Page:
Monday, November 24, 2008

Dumpster Diving

Gaspard Grollier de Servière (son of Nicolas) 1751 'Recueil d'Ouvrages..'

Book Wheel

IN: 'Recueil d’Ouvrages curieux de mathématique et de mécanique..' (collection of curious mathematical and mechanical works) by Gaspard Grollier de Servière, 1751 (original version of this image appeared in 1719) [source]

The book wheel first appeared as a concept drawing in the famous machine book by Ramelli in 1588. Redesigns (or copies) were published in a number of subsequent works by other authors. (see Facetation) Nicolas Grollier de Servière had criticised Ramelli's complicated design and the present image shows a more simplified gimballed mechanism, published by Grollier de Servière's son. It was to be the final appearance of the proto-internet design in an Early Modern machine manual.

Thomas Watson 'A Copy Book Enriched With Great Variety of the Most Usefull & Modish Hands' 1707

Copy Book Enriched with Great Variety
Of the Most Usefull & Modish Hands
Adorned with a whole Alphabet of Great Letters,
(One before every example),
Composed of Divers New Devised Knots
and beautified with many other Curious Shapes & Flourishes
Fitted for the Profit and Delight of Ingenious Youth
by Thomas Watson Teacher of a Writing School
at Newport & Lagnell in the County of Bucks (and others)
London printed for I. Sprint and I. Nicholson, in Little Britain
Originally published in 1683, this copy-book "is distinguished from all others of his period by the gigantic capitals which appear on each page". 3rd Ed. 1707. [source]

Henry Noel Humphries - 'The Illuminated Books of the Middle Ages' 1849

Titlepage from 'The Illuminated Books of the Middle Ages', 1849 by Henry Noel Humphries. This lavish book is an early masterpiece of chromolithography and features illustrations by the great Owen Jones of illumination examples covering the 4th to 17th centuries. [source]. Amazon.

Lilian Westcott Hale - 'The Open Door', before 1963

'The Open Door'

(before 1963, but probably early 20th century) © the Estate of Lilian Westcott Hale [bio]

A mesmerising charcoal portrait sketch on paper of an unnamed or unknown girl. [source]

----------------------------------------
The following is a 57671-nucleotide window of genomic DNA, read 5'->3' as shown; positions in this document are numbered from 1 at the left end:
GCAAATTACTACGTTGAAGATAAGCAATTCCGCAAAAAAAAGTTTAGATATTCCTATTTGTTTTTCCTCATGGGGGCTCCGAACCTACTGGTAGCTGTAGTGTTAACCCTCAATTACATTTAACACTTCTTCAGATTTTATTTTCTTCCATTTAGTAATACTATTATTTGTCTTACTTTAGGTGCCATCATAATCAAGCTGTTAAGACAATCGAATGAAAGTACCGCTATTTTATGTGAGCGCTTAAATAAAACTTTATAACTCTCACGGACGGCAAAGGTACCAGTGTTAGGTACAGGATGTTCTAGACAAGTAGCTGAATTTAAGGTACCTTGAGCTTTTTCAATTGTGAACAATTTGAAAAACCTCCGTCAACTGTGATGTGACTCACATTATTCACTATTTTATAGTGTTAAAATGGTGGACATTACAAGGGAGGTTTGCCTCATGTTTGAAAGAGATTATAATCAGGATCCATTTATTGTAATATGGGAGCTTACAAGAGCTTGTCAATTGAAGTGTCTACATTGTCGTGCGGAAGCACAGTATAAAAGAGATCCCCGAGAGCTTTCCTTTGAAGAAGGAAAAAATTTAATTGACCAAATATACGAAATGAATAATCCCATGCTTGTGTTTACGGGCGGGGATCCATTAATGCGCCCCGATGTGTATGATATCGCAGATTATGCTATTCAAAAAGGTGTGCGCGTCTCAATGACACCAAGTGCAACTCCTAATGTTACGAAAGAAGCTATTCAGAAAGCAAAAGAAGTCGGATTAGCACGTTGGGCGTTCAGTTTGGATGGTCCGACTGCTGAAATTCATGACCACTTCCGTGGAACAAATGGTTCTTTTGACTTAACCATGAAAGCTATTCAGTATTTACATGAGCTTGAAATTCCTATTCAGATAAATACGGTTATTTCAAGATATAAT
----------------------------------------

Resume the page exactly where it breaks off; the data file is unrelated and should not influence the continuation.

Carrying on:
Helen Jacobs 'Pixie Painters'

'Pixie Painters'

Original watercolour sketch © the Estate of Helen Jacobs

"The fine watercolour shows three pixies armed with paint, brushes and a ladder trudging off to work. Traces of former mounting suggest that some of the picture, including the second signature, were originally obscured by the mount." [source]

Jacobs was an early 20th century fairy tale illustrator. Bio; works; works. Oddly enough, "pixie" does not appear in the archives here, but troll does.

Filippo Bonanni 'Recreatio Mentis et Oculi in observatione Animalium' 1684

This is one of a half dozen mask-like grotesques (after Arcimboldo) that appear in the first book devoted to shells, 'Recreatio mentis et oculi in observatione animalium testaceorum curiosus naturae inspectoribus' by Filippo Buonanni, 1684. [source]

Buonanni was an Italian Jesuit and pupil of Athanasius Kircher. He was also one of the curators of Kircher's museum and (of course) an avid collector of shells. Bio; Buonanni's Chiocciole; portrait; book.

Agostino Mitelli 1688 maschere series (father of Giuseppe Maria)

This eccentric depiction of hats appears in a small album of engraved masks from 1688 by Agostino Mitelli. [source] His son, Giuseppe Maria Mitelli, also published a series of fantastic masks in the same year. (GM Mitelli was seen in the last post)

angel lithograph


lithograph of dark passageway, moonlight and bats

'The Coliseum'

Scott Lindberg contacted to say that he had uploaded some illustrations by Czech graphic artist Hugo Steiner-Prag of poems by Edgar Allan Poe from 1943. Scott also recently commenced the Alvin & Elaine Lustig Design group on Flickr.

Iakov Tugendkhol'd - 'Aleksandra Ekster kak Zhivopisets i Khudozhnik Stseny' 1922

This cubo-futurist lithograph from before 1922 is (I assume) by Aleksandra Ekster.

It appears in a Russian monograph called 'Aleksandra Ekster kak Zhivopisets i Khudozhnik Stseny' (Aleksandra Ekster as an Artist and a Theatre Designer) by Iakov Tugendkhol'd. [source]

Rigolovanovich from the Polchinelles set by Erik Nitsche - abstract figure